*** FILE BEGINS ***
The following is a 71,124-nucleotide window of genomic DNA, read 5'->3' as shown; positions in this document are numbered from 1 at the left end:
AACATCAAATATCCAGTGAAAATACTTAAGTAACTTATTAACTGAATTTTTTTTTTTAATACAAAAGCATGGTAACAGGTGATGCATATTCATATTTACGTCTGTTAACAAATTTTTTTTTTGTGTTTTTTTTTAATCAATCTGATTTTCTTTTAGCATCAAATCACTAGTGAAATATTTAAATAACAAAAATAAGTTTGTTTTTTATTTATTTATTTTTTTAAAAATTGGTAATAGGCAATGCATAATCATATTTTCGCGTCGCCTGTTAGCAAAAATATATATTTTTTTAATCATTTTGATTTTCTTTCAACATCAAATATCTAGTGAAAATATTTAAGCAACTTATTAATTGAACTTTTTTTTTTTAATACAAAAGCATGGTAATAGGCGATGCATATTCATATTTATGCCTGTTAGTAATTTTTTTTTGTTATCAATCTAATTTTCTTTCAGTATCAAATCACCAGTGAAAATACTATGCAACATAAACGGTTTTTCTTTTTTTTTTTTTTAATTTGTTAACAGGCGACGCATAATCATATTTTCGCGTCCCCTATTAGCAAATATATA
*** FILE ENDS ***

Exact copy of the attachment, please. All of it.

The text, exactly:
The following is a 71,124-nucleotide window of genomic DNA, read 5'->3' as shown; positions in this document are numbered from 1 at the left end:
AACATCAAATATCCAGTGAAAATACTTAAGTAACTTATTAACTGAATTTTTTTTTTTAATACAAAAGCATGGTAACAGGTGATGCATATTCATATTTACGTCTGTTAACAAATTTTTTTTTTGTGTTTTTTTTTAATCAATCTGATTTTCTTTTAGCATCAAATCACTAGTGAAATATTTAAATAACAAAAATAAGTTTGTTTTTTATTTATTTATTTTTTTAAAAATTGGTAATAGGCAATGCATAATCATATTTTCGCGTCGCCTGTTAGCAAAAATATATATTTTTTTAATCATTTTGATTTTCTTTCAACATCAAATATCTAGTGAAAATATTTAAGCAACTTATTAATTGAACTTTTTTTTTTTAATACAAAAGCATGGTAATAGGCGATGCATATTCATATTTATGCCTGTTAGTAATTTTTTTTTGTTATCAATCTAATTTTCTTTCAGTATCAAATCACCAGTGAAAATACTATGCAACATAAACGGTTTTTCTTTTTTTTTTTTTTAATTTGTTAACAGGCGACGCATAATCATATTTTCGCGTCCCCTATTAGCAAATATATA